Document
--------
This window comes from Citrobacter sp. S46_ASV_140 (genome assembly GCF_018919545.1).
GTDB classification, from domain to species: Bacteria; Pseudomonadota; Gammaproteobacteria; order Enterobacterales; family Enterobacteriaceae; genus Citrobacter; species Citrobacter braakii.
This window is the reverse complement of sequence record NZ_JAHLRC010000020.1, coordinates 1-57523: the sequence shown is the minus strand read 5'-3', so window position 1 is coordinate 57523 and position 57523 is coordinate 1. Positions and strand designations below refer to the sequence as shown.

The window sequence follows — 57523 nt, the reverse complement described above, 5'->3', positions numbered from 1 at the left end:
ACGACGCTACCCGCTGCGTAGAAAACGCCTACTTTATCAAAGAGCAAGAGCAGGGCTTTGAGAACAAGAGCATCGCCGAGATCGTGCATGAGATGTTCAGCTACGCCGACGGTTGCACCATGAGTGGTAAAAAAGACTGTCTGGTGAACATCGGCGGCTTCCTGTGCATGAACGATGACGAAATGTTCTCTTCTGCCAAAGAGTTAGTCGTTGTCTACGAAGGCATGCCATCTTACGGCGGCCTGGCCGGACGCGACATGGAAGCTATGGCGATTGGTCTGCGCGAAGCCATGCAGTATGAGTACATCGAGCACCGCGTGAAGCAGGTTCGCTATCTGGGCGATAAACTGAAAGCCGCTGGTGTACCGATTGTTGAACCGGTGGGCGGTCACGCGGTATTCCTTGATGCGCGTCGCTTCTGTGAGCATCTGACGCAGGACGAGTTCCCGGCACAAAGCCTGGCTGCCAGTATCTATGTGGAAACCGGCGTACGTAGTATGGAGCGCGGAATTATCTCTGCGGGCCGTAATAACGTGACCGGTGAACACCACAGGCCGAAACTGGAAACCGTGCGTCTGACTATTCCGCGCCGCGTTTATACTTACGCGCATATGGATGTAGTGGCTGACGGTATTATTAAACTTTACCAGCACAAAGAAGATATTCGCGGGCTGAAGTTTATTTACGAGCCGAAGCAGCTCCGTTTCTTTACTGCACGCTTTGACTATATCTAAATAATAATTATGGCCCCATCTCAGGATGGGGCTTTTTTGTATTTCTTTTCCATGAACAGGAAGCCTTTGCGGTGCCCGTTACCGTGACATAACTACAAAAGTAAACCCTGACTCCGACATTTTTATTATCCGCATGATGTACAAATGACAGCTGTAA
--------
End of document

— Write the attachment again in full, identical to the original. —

This window comes from Citrobacter sp. S46_ASV_140 (genome assembly GCF_018919545.1).
GTDB classification, from domain to species: Bacteria; Pseudomonadota; Gammaproteobacteria; order Enterobacterales; family Enterobacteriaceae; genus Citrobacter; species Citrobacter braakii.
This window is the reverse complement of sequence record NZ_JAHLRC010000020.1, coordinates 1-57523: the sequence shown is the minus strand read 5'-3', so window position 1 is coordinate 57523 and position 57523 is coordinate 1. Positions and strand designations below refer to the sequence as shown.

The window sequence follows — 57523 nt, the reverse complement described above, 5'->3', positions numbered from 1 at the left end:
ACGACGCTACCCGCTGCGTAGAAAACGCCTACTTTATCAAAGAGCAAGAGCAGGGCTTTGAGAACAAGAGCATCGCCGAGATCGTGCATGAGATGTTCAGCTACGCCGACGGTTGCACCATGAGTGGTAAAAAAGACTGTCTGGTGAACATCGGCGGCTTCCTGTGCATGAACGATGACGAAATGTTCTCTTCTGCCAAAGAGTTAGTCGTTGTCTACGAAGGCATGCCATCTTACGGCGGCCTGGCCGGACGCGACATGGAAGCTATGGCGATTGGTCTGCGCGAAGCCATGCAGTATGAGTACATCGAGCACCGCGTGAAGCAGGTTCGCTATCTGGGCGATAAACTGAAAGCCGCTGGTGTACCGATTGTTGAACCGGTGGGCGGTCACGCGGTATTCCTTGATGCGCGTCGCTTCTGTGAGCATCTGACGCAGGACGAGTTCCCGGCACAAAGCCTGGCTGCCAGTATCTATGTGGAAACCGGCGTACGTAGTATGGAGCGCGGAATTATCTCTGCGGGCCGTAATAACGTGACCGGTGAACACCACAGGCCGAAACTGGAAACCGTGCGTCTGACTATTCCGCGCCGCGTTTATACTTACGCGCATATGGATGTAGTGGCTGACGGTATTATTAAACTTTACCAGCACAAAGAAGATATTCGCGGGCTGAAGTTTATTTACGAGCCGAAGCAGCTCCGTTTCTTTACTGCACGCTTTGACTATATCTAAATAATAATTATGGCCCCATCTCAGGATGGGGCTTTTTTGTATTTCTTTTCCATGAACAGGAAGCCTTTGCGGTGCCCGTTACCGTGACATAACTACAAAAGTAAACCCTGACTCCGACATTTTTATTATCCGCATGATGTACAAATGACAGCTGTAA